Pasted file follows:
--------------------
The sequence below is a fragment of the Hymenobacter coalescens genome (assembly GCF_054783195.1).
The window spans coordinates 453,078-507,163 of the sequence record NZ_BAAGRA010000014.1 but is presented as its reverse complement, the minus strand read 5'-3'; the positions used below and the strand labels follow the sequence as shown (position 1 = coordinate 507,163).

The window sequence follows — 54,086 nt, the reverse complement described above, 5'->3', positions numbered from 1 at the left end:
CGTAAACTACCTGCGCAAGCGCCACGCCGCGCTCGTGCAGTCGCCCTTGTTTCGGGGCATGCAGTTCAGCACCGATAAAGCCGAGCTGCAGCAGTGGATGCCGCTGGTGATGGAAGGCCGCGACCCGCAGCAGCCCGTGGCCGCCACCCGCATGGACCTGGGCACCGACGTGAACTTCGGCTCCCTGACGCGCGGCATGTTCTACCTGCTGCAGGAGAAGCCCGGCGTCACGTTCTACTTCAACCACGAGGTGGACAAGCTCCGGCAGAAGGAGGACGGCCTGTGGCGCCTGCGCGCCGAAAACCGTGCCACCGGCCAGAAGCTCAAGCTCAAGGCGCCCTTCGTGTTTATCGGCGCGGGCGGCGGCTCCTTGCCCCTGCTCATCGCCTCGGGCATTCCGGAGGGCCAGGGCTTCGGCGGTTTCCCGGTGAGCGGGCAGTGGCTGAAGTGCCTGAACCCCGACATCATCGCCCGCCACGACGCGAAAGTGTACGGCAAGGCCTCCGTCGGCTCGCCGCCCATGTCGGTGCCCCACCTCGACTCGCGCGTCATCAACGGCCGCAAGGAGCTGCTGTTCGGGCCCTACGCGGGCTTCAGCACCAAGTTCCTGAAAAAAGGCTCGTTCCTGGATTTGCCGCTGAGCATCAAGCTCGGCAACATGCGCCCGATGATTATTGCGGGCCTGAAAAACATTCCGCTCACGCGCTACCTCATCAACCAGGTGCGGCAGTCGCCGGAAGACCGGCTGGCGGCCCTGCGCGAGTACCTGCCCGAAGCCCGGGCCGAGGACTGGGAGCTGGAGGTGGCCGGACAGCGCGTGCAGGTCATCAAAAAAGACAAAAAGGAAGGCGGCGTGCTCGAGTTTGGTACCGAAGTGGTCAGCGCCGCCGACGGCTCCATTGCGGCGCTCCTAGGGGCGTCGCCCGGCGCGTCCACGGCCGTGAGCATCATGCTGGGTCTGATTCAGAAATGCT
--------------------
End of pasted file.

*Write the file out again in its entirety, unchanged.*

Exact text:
The sequence below is a fragment of the Hymenobacter coalescens genome (assembly GCF_054783195.1).
The window spans coordinates 453,078-507,163 of the sequence record NZ_BAAGRA010000014.1 but is presented as its reverse complement, the minus strand read 5'-3'; the positions used below and the strand labels follow the sequence as shown (position 1 = coordinate 507,163).

The window sequence follows — 54,086 nt, the reverse complement described above, 5'->3', positions numbered from 1 at the left end:
CGTAAACTACCTGCGCAAGCGCCACGCCGCGCTCGTGCAGTCGCCCTTGTTTCGGGGCATGCAGTTCAGCACCGATAAAGCCGAGCTGCAGCAGTGGATGCCGCTGGTGATGGAAGGCCGCGACCCGCAGCAGCCCGTGGCCGCCACCCGCATGGACCTGGGCACCGACGTGAACTTCGGCTCCCTGACGCGCGGCATGTTCTACCTGCTGCAGGAGAAGCCCGGCGTCACGTTCTACTTCAACCACGAGGTGGACAAGCTCCGGCAGAAGGAGGACGGCCTGTGGCGCCTGCGCGCCGAAAACCGTGCCACCGGCCAGAAGCTCAAGCTCAAGGCGCCCTTCGTGTTTATCGGCGCGGGCGGCGGCTCCTTGCCCCTGCTCATCGCCTCGGGCATTCCGGAGGGCCAGGGCTTCGGCGGTTTCCCGGTGAGCGGGCAGTGGCTGAAGTGCCTGAACCCCGACATCATCGCCCGCCACGACGCGAAAGTGTACGGCAAGGCCTCCGTCGGCTCGCCGCCCATGTCGGTGCCCCACCTCGACTCGCGCGTCATCAACGGCCGCAAGGAGCTGCTGTTCGGGCCCTACGCGGGCTTCAGCACCAAGTTCCTGAAAAAAGGCTCGTTCCTGGATTTGCCGCTGAGCATCAAGCTCGGCAACATGCGCCCGATGATTATTGCGGGCCTGAAAAACATTCCGCTCACGCGCTACCTCATCAACCAGGTGCGGCAGTCGCCGGAAGACCGGCTGGCGGCCCTGCGCGAGTACCTGCCCGAAGCCCGGGCCGAGGACTGGGAGCTGGAGGTGGCCGGACAGCGCGTGCAGGTCATCAAAAAAGACAAAAAGGAAGGCGGCGTGCTCGAGTTTGGTACCGAAGTGGTCAGCGCCGCCGACGGCTCCATTGCGGCGCTCCTAGGGGCGTCGCCCGGCGCGTCCACGGCCGTGAGCATCATGCTGGGTCTGATTCAGAAATGCT